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Decay

Decay (2012) Movie Poster
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UK  •    •  76m  •    •  Directed by: Luke Thompson, Michael Mazur.  •  Starring: Zoë Hatherell, Tom Procter, Stewart Martin-Haugh, William P. Martin, Sara Mahmoud, Ed Friesen, Kurt Rinnert, Jenn Strauss, David Voong, Sergey Senkin, Katie Malone, Jake Searcy, Johannes Ebke.  •  Music by: Tom McLaughlan.
     A group of PhD students who work at the Large Hadron Collider (LHC) at CERN find themselves in an emergency situation as a result of a problem with the accelerator. The maintenance crew have been transformed into zombies after the particle accelerator malfunctions. The students must try to evade the zombies while running through CERN's maintenance tunnels.

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Review:

Image from: Decay (2012)
Image from: Decay (2012)
Image from: Decay (2012)
Image from: Decay (2012)
Image from: Decay (2012)
Image from: Decay (2012)
Image from: Decay (2012)
Image from: Decay (2012)
Image from: Decay (2012)
Image from: Decay (2012)
Image from: Decay (2012)
Image from: Decay (2012)
Image from: Decay (2012)
First off, you need to know that Dadatuuexx has no idea what he's talking about to a worrying degree, in fact he appears to be personifying the same ignorance and fear of science that Decay (clever title - both people and particles decay - geddit?) is attempting to satirise in the first place. "Your scientists were so preoccupied with whether or not they could that they didn't stop to think if they should" and all that nonsense. The LHC, stem cell research, Bruce Banner, Mary Shelley, it's been going on forever. What it comes down to is ignorance versus rationality and I know which side I'd rather be on. But then again this is a zombie film, and obviously zombies aren't real, couldn't be real. Bad science and THE BEST science coexist here and the contrast is I think intentionally obvious, the effect of which highlights just how silly all the death-by-a-thousand-black-holes and similar theories patently are. But people do believe them, and that's a problem.

But anyway, that's about the extent of the satire as far as I can tell. The next thing I need to mention is the filmmakers could not have wished for a better location. The LHC is incredibly impressive to look at, and we see more of it here than I've seen in any of the documentaries about it. Not only does it look amazing, and it's HUEG, but the weight of its importance, and the genius not only of its architecture but of what it does, is constant, it makes you proud to be a human in the 21st century. Atmospheric.

The acting is - not always - but sometimes - a bit dodgy, and a few scenes lack the emotional depth and sense of urgency they could have done with. But these are physicists, not actors, and anyway what's cooler, pretending to be someone else for an hour or FINDING OUT HOW THE UNIVERSE WORKS? (The clue's in the caps.) A scientist would deck an actor nine times out of ten.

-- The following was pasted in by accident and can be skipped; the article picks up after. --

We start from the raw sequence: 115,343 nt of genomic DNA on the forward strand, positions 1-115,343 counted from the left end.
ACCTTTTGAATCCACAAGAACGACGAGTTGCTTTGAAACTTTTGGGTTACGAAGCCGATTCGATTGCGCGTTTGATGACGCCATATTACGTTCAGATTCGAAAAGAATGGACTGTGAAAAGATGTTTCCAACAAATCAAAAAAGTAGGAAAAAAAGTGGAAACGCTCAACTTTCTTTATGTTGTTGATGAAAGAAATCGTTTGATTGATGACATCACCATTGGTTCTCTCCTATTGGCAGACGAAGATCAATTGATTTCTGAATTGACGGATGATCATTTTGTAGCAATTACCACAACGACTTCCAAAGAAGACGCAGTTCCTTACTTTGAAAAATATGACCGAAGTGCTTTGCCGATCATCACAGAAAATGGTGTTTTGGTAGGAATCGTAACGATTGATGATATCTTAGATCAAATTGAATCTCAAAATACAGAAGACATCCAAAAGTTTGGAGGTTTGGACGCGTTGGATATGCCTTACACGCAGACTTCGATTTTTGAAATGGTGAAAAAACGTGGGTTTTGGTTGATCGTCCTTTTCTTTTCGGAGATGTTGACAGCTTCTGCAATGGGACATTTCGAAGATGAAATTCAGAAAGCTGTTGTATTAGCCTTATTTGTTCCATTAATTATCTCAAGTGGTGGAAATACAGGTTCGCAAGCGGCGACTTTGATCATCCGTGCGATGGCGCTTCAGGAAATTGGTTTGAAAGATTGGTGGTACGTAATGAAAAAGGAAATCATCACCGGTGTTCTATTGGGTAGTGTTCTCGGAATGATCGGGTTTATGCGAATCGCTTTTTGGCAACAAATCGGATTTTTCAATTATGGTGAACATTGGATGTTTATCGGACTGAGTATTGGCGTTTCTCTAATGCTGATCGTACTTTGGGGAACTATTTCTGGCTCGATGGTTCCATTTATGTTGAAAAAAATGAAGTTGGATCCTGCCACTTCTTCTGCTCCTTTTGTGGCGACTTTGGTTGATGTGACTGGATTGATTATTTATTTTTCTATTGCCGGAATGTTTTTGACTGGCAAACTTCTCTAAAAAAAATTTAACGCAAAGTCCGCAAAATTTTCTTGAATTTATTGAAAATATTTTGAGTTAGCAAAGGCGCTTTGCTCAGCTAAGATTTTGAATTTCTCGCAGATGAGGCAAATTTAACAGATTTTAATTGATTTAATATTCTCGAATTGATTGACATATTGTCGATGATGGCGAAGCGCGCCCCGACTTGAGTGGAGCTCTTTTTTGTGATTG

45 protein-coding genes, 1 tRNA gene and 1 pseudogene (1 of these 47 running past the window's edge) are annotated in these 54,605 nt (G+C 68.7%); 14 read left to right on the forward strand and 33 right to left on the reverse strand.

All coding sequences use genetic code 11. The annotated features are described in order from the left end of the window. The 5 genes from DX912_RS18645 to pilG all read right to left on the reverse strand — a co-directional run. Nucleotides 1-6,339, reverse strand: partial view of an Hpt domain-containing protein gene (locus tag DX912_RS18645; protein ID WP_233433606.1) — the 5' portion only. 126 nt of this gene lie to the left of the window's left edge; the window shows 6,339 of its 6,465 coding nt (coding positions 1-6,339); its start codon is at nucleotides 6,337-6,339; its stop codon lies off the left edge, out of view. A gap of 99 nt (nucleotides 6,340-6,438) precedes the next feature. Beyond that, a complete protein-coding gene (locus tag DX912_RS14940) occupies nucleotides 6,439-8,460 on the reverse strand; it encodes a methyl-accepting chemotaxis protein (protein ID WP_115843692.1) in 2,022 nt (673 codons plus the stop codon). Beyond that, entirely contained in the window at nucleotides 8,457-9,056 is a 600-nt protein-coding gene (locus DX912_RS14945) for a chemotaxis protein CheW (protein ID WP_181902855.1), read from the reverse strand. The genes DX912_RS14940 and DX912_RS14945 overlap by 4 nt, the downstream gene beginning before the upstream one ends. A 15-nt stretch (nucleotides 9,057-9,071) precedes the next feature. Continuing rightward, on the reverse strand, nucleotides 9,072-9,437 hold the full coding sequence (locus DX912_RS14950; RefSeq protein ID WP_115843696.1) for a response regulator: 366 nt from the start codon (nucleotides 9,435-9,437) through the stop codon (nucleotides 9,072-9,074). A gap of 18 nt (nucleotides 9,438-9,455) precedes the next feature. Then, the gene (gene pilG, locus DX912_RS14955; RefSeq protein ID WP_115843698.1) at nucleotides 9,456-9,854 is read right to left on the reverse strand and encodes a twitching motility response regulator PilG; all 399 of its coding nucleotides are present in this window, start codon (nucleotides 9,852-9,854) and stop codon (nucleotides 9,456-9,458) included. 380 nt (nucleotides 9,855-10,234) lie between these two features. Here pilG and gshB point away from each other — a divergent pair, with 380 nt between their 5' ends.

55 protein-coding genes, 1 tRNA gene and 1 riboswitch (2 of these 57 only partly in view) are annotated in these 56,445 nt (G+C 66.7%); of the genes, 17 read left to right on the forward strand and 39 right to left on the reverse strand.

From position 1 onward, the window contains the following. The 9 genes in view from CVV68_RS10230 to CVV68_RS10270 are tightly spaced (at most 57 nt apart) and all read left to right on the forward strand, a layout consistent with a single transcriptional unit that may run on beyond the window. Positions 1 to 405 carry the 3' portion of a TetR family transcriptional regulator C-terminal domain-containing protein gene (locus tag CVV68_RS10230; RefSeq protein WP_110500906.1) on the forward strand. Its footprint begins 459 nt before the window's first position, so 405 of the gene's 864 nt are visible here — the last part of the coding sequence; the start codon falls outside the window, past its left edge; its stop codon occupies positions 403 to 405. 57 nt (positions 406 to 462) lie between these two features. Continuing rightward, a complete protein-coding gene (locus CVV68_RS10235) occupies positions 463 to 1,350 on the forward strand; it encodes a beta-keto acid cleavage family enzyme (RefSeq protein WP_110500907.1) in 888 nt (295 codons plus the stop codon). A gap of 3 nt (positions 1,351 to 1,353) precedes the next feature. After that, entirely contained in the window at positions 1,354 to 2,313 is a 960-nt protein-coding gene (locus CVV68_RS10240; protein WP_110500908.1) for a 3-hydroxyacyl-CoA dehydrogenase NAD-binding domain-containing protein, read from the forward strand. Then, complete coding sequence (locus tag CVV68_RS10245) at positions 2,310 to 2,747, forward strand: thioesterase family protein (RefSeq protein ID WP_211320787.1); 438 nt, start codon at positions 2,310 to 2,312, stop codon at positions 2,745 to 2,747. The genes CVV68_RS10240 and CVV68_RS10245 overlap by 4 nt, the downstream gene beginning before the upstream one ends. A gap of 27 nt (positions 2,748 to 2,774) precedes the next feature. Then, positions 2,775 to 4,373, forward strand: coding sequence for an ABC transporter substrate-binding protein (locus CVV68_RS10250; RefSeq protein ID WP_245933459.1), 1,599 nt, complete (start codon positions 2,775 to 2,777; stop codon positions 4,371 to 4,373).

Okay okay, actually, yes they're physicists, which would make you think they'd get the physics of a pipe through a skull or a hand through an abdomen a bit more...right. Both these things were done with seemingly little effort and no resistance (but the technique they use is potentially a smart one). Also the state of severed limbs and stuff like that reminds you that they're not biologists. Which is a slight shame, but it's still nice to see a pipe going through a skull and a hand going through an abdomen. And severed limbs.

We spend quite a lot of time looking at computer screens, and it would be nice if one day we'll get a proper representation of what a computer screen actually looks like in situations like this - but saying that, it was a lot better than we've come to expect. Yes there's green-text-on-black-background flashing around for no reason, text bleeps as it's displayed (that would be my vote for the main thing to sort out, the first thing I do when I install a new OS is to stop it making annoying noises unless I tell it to), and on one occasion a character's username flashes for no other reason than to tell us to look at it. But it's fine, they're using Bash v3.95 Beta and I'm using v4.2.45 and I don't even have an LHC so I'm happy. The joys of the fourth dimension.

They made the right choice leaving it at 75 minutes, it may have started to wear its welcome by the 90-minute mark, but overall I really enjoyed the film, I watched most of it with a smile on my face, so well done, you lot, seriously.


Review by drugaddictsinthejungle from the Internet Movie Database.

 

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